Crackdown on uninsured
A fresh crack-down on dodgy drivers could make the roads safer for every motorcyclist.
The idea is to seize and destroy uninsured vehicles - often the battered or Maxxed motors driven by crash-happy, cap-wearing, hit-and-run boy racers we could all do without.
The move has been welcomed by the RAC - with the warning that it's a pointless plan unless more traffic cops replace the reliance on speed cameras.
Under the scheme, once seized by police, a vehicle would be released only if the driver produced insurance documentation and paid a fine. If vehicles were not collected within a certain period they would consigned to the crusher.
The RAC Foundations’s Kevin Delaney, said:“Uninsured driving is a menace, it costs law abiding road users millions of pounds each year”.
But he said safeguards would be necessary to make sure the real owner has enough opportunity to recover the vehicle, and warned: “Unless this measure is accompanied by a higher police profile on our roads, opportunists will continue to drive without insurance, taking a calculated risk that they are unlikely to be stopped.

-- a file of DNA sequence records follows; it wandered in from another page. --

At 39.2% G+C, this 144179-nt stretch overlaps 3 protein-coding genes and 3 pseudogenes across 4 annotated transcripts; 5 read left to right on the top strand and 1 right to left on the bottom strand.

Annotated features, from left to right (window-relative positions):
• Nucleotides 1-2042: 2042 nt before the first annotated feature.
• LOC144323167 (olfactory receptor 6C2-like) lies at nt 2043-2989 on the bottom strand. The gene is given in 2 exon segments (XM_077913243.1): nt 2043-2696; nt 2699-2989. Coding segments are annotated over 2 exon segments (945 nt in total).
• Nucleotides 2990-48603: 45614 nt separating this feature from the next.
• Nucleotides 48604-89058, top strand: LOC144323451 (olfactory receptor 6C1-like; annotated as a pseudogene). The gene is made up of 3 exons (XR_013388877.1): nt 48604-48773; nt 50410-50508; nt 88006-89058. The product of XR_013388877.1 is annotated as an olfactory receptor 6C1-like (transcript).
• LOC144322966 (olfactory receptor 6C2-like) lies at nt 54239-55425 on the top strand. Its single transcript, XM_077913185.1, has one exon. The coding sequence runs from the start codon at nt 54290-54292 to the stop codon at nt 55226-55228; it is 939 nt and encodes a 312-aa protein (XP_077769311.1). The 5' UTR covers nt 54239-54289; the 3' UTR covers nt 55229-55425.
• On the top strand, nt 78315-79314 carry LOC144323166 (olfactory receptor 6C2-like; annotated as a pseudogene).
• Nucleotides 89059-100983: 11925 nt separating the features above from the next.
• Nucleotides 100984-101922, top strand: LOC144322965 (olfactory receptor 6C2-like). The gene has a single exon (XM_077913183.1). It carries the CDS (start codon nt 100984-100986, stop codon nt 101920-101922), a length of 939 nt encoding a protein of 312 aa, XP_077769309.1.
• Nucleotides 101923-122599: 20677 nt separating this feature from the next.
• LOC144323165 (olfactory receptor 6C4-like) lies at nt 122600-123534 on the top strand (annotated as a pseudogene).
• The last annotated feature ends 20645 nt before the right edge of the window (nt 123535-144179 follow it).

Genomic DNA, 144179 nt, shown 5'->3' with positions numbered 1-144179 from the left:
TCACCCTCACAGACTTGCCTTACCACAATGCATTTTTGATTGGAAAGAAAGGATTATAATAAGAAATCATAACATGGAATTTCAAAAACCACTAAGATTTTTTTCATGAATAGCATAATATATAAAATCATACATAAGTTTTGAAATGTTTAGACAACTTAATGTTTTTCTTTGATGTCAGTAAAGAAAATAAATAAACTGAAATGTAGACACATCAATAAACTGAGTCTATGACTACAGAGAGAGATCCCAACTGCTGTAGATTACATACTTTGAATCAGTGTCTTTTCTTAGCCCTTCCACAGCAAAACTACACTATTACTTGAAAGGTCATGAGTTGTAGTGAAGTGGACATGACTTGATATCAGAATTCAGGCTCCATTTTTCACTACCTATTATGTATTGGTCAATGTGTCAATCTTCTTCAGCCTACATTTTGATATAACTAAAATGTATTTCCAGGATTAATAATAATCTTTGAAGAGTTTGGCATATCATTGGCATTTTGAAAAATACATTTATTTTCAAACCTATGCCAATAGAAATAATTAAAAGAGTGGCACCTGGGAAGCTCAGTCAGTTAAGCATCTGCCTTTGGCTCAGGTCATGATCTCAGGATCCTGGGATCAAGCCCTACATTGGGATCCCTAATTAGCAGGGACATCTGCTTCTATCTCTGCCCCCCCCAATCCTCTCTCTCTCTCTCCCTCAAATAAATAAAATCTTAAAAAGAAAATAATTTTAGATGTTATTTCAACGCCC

"The reduction in traffic police has been linked to the increase of speed camera enforcement but speed cameras do not deter uninsured motorists."
The RAC says More than a third of male drivers aged 18-20 have driven without insurance or a licence, and approximately five per cent of all motorists now drive uninsured - adding £30 to £60 to the premiums of us all.
The RAC points out:
The Motor Insurance Bureau paid out £500 million to the victims of uninsured motorists last year. This is paid out of the premiums of honest motorists.
There were 266,750 convictions for driving without insurance in 2001
Approximately 16% of uninsured drivers get convicted each year
One in ten drivers have been involved in an accident with an uninsured driver
Uninsured drivers are up to nine times more likely to be involved in an accident
Uninsured drivers are more likely to be involved in hit and run collisions.
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